Vending machine owners ask city to reconsider tax on food
Grand Junction, Mesa County and the state of Colorado tax candy and soda sold by vending machines.
The city also taxes all other food sold from vending machines, but that local law is about to change.
Under existing ordinances, all food purchased from a vending machine in Grand Junction is taxed at 2.75 percent. The same food sold at grocery stores and convenience stores is not taxed.
The discrepancy concerned Alden Savoca and a group of six other vending machine owners, who wrote a letter in January to Mayor Sam Susuras and asked the City Council to take action.
“Our original request for the vending food sales tax to be repealed included a request for the tax on soda and candy to be done away with,” Savoca wrote.
But Savoca asked all taxes on food sold by vending machines be repealed, a proposal city staff projected would cause a $50,000 drop in city revenue.
Savoca said it was unfair to require vending machine operators to withhold tax for food when grocery and convenience stores are not required to do so.
The city exempts from tax the sale of food when it is considered for home consumption. To qualify, the law must judge the item to be food, a City Council report said.
City ordinances state food sold from vending machines is for immediate consumption, not home consumption, and therefore subject to tax, according to the report.
Both Colorado and Mesa County also exempt food for home consumption. Food from vending machines is specifically exempted by the state and county, but candy and soda are not.
Candy and soda are not considered food under state and county law, Savoca said.
In response to Savoca’s concerns, the council proposed a new ordinance, which got a first reading Wednesday.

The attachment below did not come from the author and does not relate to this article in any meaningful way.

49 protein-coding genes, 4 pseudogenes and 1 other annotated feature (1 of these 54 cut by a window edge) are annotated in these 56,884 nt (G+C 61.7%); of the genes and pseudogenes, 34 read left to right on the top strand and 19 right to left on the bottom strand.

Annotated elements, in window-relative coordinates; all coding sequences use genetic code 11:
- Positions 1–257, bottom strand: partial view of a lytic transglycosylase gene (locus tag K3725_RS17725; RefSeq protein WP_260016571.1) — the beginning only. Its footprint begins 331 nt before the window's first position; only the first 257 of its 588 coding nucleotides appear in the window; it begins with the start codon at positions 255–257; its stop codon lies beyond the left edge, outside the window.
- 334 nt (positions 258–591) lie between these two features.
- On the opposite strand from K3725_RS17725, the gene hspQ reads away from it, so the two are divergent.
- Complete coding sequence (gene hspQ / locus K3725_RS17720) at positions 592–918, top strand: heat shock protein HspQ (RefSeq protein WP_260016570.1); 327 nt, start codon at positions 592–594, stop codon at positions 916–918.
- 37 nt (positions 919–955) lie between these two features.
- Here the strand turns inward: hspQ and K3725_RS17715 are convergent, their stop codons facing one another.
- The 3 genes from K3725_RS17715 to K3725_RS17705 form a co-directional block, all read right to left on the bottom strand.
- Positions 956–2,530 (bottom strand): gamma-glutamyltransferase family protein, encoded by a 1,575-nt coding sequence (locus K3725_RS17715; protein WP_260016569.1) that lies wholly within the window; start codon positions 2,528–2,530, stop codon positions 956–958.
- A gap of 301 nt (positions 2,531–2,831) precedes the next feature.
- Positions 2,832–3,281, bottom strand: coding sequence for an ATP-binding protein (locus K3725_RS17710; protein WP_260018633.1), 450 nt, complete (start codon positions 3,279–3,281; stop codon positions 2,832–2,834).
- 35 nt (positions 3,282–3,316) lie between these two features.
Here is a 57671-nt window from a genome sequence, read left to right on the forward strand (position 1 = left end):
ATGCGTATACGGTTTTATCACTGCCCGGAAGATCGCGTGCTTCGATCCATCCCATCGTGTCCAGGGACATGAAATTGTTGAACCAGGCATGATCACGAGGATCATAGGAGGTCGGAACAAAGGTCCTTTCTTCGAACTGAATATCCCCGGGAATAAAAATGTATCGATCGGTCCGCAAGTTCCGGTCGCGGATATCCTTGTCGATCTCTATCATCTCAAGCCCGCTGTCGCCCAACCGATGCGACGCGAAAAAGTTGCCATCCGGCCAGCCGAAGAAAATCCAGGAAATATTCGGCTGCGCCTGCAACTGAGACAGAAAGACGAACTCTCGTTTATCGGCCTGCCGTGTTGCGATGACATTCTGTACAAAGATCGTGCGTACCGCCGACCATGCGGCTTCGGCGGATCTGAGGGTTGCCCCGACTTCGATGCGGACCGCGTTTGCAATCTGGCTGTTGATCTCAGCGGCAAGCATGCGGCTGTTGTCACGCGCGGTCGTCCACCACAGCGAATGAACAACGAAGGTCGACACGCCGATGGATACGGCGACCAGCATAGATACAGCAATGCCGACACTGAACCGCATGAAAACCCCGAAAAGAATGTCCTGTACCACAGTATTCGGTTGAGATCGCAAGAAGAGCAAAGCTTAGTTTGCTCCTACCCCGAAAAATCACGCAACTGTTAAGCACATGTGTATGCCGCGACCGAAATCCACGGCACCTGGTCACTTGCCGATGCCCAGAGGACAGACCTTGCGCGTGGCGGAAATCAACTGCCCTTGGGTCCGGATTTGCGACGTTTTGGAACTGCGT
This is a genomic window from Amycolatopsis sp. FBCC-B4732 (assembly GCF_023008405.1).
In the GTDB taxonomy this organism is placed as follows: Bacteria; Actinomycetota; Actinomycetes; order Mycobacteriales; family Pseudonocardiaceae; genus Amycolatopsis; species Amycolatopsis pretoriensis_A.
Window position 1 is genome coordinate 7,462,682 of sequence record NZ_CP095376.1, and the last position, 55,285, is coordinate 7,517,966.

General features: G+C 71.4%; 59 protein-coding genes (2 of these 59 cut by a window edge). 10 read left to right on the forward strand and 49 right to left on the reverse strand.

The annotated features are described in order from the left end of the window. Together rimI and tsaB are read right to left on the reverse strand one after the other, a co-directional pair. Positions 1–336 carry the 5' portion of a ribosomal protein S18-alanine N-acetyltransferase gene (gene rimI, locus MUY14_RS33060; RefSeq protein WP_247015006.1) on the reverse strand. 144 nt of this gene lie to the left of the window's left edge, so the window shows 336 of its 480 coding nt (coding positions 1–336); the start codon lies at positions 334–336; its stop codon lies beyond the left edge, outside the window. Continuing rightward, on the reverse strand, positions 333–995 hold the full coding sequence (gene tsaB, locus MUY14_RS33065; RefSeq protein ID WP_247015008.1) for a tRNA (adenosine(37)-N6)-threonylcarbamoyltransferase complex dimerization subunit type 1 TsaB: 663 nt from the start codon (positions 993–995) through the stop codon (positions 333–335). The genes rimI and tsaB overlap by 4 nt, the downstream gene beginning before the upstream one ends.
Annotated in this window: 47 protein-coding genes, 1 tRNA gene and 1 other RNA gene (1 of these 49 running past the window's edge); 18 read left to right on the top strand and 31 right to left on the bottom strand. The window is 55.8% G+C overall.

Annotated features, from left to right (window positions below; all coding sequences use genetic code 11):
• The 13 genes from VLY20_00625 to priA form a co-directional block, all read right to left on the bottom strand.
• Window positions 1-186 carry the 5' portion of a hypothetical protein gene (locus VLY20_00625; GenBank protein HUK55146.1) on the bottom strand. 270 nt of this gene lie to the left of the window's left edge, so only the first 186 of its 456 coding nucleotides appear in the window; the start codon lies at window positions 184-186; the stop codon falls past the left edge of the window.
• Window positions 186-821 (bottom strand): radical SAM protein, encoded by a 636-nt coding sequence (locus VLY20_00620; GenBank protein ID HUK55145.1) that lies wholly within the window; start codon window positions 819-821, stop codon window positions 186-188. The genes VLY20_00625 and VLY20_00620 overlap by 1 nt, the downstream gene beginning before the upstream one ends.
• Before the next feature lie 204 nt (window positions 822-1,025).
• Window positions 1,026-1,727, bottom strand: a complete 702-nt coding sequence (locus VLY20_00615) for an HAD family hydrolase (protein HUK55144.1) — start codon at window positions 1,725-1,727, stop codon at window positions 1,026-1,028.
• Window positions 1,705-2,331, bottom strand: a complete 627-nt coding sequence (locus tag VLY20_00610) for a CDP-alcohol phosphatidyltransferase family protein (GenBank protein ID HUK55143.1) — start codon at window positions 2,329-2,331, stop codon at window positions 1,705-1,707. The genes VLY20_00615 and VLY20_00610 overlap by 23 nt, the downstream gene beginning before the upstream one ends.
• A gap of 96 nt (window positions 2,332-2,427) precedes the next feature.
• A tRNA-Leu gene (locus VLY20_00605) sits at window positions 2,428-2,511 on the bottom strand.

The ordinance would repeal the city’s sales tax on food from vending machines, aligning the city with state and county laws on the subject.
The repeal would cost the city about $15,000 a year, but save vending machine owners an equal amount.
“It’s a nickel-and-dime business,” Savoca said.
Vendors lose accounts every day because competitors can sell their product for five cents less, he said.
“There is very little margin in vending and businesses don’t like price increases,” Savoca said.
Savoca’s business is primarily focused on maintaining machines, though he previously operated a route.
“Vendors will always grow their businesses or hire additional employees when extra revenue is available and that is exactly what would happen if sales taxes on their food sales were dropped,” he said.
The price on vended items probably won’t be adjusted down as a result of the repeal, Savoca said.
Vending machines were the first automated retailers. They showed up in the U.S. for the first time on the elevated subway platforms in New York City in 1888 and sold Tutti-Frutti gum, according to gumballmachine.com.
In Grand Junction today, at least six independent entrepreneurs operate vending machine routes in and around the city.
They spread out from the city in routes of 40 machines or more situated at truck stops, restaurant bathrooms, break rooms, factory work rooms, and anywhere else people with small change need candy bars and soda pop.